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Faulkner hoping for change of luck in Grand National

  • Fri, 10 Aug 2018
  • NZ Racing Desk
A final fence denied Notabadrooster in the Koral Steeplechase, but trainer Chris Faulkner is hoping forn a change of luck in tomorrow's Grand National Steeplechase.

A final fence denied Notabadrooster in the Koral Steeplechase, but trainer Chris Faulkner is hoping forn a change of luck in tomorrow's Grand National Steeplechase.

Chris Faulkner experienced the thrill of winning a major race 31 years ago, but this time he hopes it will happen when he is on course.

Faulkner is the trainer and part-owner of Notabadrooster, who looked set to win last Saturday’s Koral Steeplechase at Riccarton when clear in front for rider Will Gordon going into the last fence, but fell on landing, leaving Amanood Lad to go on and win.

Notabadrooster will be looking for a change of fortune in tomorrow’s Racecourse Hotel & Motor Lodge Grand National Steeplechase and such a win would certainly be a long-time overdue for his trainer.

Faulkner is a drainage contractor, but has had a lengthy link with racing, back to the days when he rode briefly over jumps and then when training in partnership with Cliff Fenwick at Takanini during the 1980s.

“I was in partnership with Cliff when Lord Reims won the Caulfield Cup, but I wasn’t on course that day,” Faulkner said. “In those times partnerships weren’t recognised in Australia and Cliff was over there with Lord Reims and I went down to Trentham for the Wellesley Stakes with Beau Bayou.”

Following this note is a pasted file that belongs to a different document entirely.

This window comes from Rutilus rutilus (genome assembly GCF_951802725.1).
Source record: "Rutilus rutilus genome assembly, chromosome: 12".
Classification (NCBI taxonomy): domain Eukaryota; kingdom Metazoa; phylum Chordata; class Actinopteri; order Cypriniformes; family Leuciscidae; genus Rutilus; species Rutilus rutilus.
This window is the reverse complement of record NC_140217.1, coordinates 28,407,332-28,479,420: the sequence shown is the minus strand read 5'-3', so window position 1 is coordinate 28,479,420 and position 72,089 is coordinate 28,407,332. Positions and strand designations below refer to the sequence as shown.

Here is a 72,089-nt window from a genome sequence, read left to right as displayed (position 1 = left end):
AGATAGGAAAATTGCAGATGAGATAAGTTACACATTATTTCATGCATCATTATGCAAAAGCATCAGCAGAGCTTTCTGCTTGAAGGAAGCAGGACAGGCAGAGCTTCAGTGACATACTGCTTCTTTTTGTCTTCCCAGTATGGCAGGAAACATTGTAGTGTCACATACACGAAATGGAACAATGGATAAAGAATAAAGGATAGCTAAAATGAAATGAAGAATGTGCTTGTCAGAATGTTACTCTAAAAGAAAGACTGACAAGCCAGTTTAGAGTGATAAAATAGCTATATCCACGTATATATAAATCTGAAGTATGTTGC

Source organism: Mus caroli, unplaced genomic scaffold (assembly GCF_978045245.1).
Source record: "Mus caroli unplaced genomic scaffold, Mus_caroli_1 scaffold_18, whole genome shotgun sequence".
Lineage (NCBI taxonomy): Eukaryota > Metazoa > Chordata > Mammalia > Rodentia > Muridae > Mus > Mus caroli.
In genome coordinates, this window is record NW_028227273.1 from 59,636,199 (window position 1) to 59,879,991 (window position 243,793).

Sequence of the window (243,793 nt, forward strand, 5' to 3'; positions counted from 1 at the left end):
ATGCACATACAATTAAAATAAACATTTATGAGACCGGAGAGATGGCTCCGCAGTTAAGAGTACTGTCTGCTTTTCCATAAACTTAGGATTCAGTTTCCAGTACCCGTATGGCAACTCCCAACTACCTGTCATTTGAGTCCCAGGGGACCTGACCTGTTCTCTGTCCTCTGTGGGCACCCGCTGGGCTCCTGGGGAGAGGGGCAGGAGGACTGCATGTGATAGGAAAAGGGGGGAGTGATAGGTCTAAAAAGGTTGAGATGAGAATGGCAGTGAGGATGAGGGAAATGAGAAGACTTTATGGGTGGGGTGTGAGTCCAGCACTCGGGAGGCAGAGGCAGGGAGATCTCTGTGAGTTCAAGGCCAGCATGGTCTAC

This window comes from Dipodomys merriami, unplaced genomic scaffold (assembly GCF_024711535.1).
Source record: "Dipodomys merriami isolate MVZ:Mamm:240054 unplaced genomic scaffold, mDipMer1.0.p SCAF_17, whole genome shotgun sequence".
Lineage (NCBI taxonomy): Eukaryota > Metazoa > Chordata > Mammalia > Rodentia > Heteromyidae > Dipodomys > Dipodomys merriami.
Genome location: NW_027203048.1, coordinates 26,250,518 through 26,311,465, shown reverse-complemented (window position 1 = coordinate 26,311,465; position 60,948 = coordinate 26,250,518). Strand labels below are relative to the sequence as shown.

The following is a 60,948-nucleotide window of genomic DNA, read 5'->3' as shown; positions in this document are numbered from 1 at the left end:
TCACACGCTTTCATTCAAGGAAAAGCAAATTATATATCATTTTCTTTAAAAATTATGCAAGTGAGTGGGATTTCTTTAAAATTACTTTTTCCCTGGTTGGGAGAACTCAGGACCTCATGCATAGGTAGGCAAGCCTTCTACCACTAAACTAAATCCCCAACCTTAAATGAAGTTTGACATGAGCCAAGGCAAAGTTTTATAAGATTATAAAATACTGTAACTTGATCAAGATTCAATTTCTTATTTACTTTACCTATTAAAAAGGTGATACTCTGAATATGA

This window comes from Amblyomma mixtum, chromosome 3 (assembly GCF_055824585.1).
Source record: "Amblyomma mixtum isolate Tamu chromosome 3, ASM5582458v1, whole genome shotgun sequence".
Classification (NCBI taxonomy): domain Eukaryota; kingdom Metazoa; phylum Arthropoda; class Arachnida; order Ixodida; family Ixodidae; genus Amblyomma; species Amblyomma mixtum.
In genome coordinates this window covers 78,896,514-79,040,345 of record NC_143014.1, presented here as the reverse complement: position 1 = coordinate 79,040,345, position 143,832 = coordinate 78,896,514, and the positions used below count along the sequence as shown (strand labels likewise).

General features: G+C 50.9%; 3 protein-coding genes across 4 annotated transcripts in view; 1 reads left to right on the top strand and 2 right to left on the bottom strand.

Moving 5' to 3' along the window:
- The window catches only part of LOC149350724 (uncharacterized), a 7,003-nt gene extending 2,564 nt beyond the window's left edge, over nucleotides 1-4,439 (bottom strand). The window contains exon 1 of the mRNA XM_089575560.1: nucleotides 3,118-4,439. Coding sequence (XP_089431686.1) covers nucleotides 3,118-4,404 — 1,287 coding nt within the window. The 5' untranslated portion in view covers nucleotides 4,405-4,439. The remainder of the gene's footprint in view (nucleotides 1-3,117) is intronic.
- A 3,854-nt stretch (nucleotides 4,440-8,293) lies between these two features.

Beau Bayou finished third in that 1987 Listed two-year-old race, while there was plenty to celebrate over Lord Reims’ Caulfield Cup victory at the expense of the Bart Cummings-trained Beau Zam.

Faulkner’s partnership with Fenwick also included Lord Reims’ three successive Adelaide Cups (3200m) and later his wife, Yvonne, became Fenwick’s training partner.

Notabadrooster, a gelding by Thano, began his career with Craig Phelan and won three races on the flat, but underwent an operation last year for the removal of a bone chip and since then he has remained with Faulkner.

“He’s better suited working on the beach rather than the track and he’s not the nicest horse to handle,” Faulkner said. “He was always going to be a ’chaser and Shaun (Phelan), Emily (Farr) and Will (Gordon) did all the work on him.”

It was a big call from Faulkner to target the Koral and Grand National Steeplechases on the strength of just two steeplechase starts, but Notabadrooster proved his worth last Saturday, despite the last-fence mishap.

It hasn’t been easy for Faulkner getting over such a near-victory in the Koral.

“It’s taken me a week to get over it. Everyone keeps coming up and reminding me how unlucky we were,” Faulkner said.

“But the horse is well and that’s the main thing. In fact he has worked better this week than he did the week before.”

Notabadrooster has undergone veterinary checks this week and has been declared fit to take his place, with Gordon the wiser and ready to atone in the Grand National.

“Will gave him three (slaps with the whip) after the second-last and he just took off and caught the last one wrong,” Faulkner said.

“He was still full of running so I’m not worried about him getting the extra distance.”